I'll join that chorus.  

Tuesday, December 21, 2010

The Culture for Health

This is the time for lists; for the last year, decade and even quarter-century. We live our lives this way of course, measuring out our spans with T.S. Eliot's "coffee spoons." Don't get me wrong; I'm still a fan of the very demanding Gregorian calednar. And I like the number 25 because it actually represents less time than I have spent in the magazine business.

All the notables have their "notable" magazines of the last 25 years.  Elle, Oprah, Cooking Light, Wired and, of course, Men's Health, are on most lists.  In this post I'll focus on Men's Health or, more precisely, what led up to the launch. Or what made it possible.

I spent a chunk of my magazine years at Rodale and that informs my opinions and biases. I got there by accident. As a newly minted PhD I was ready to go to Detroit, Michigan or Walla Walla, Washington, or St. Louis, Missouri to earn my stripes as a non-tenured professor before Yale or Notre Dame called.  Since that involved too much packing I accepted a chance meeting with Bob Rodale, late chairman of Rodale, who gave me copies of very early vintage Organic Gardening and Prevention and told me to consume both issues and come back in the morning.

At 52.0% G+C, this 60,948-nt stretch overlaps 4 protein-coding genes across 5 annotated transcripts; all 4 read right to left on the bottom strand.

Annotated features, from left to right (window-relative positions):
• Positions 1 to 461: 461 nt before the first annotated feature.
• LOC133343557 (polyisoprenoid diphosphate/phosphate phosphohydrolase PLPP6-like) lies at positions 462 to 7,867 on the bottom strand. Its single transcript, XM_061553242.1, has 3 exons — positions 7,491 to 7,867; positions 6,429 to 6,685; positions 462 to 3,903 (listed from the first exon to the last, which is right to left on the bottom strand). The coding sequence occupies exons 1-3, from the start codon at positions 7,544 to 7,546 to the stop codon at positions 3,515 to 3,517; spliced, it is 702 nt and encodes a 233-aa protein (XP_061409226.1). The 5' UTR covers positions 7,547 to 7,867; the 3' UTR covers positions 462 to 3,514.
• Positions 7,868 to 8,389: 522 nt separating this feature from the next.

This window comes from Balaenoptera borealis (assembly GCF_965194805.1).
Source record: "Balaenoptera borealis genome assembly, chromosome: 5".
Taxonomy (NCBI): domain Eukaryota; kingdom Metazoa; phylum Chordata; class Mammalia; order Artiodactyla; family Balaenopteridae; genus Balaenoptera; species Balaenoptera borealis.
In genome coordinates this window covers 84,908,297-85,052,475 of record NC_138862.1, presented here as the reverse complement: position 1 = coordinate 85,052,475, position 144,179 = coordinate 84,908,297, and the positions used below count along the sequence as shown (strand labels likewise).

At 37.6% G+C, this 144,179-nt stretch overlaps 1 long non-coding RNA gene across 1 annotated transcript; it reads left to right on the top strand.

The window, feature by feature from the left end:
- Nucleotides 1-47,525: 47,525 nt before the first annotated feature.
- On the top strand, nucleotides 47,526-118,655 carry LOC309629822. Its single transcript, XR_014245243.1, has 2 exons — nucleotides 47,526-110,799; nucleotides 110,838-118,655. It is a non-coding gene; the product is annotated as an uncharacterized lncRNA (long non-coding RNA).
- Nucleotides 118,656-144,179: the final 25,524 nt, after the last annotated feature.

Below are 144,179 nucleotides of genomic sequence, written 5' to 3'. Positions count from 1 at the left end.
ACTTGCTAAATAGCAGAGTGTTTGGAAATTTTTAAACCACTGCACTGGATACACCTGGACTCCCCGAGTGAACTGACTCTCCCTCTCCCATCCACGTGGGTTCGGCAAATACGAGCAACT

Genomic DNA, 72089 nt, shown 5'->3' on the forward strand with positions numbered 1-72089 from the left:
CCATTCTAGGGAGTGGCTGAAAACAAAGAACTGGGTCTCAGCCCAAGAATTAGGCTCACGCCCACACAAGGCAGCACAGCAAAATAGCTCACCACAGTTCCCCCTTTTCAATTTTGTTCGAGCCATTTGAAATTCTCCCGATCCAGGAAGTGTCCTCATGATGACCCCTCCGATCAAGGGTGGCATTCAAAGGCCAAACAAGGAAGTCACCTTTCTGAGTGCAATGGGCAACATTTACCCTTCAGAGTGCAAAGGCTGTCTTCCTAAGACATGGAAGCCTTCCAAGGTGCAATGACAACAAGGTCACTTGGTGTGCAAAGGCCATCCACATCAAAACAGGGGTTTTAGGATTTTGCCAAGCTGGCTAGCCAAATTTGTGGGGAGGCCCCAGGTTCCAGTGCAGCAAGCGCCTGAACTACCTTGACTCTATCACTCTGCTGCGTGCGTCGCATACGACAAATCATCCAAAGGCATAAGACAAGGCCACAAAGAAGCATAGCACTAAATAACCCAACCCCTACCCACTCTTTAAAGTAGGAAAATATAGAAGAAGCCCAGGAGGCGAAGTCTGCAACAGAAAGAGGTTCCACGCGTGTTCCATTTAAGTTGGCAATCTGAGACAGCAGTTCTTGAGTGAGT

I did and told him that the magazines seemed a little "down-market." Actually that was a phrase I learned later. I think the phrase I actually used was "scruffy," in my best English accent. He laughed and we got around to talking about the "Great Chain of Being," an Elizabethan notion that had been drummed into my head in graduate school stating, more or less, that "God is in his heaven and all is right with the world."  Then Bob Rodale spoke about his world view, a manifesto that linked the health of the soil with the health of the land. He was a rough philosopher to be sure but a philosopher nonetheless. So it wasn't the publishing side of the business that took me to Rodale but rather the chairman's caste of mind, his sense of humor, his utopian dreams, and I must say humility.

Did I mention quirky? What I loved most about going to work was that Bob Rodale always had another project, if not a scheme. Soon after I joined he told me he wanted to build a veldorome (a bike racing track)in Trexlertown, PA--he had seen one in his travels and thought Eastern Pennsylvania would be a better place with one. He asked me to coordinate the project, bringing together architects, engineers, and those with knowledge of track design. I visited all available tracks in the country. The Trexlertown velodrome still stands (I've provided more details about this project in an earlier post). Perhaps the most important by-product of the track is that it encouraged Rodale to acquire Bicycling magazine, an on-ramp to the men's market.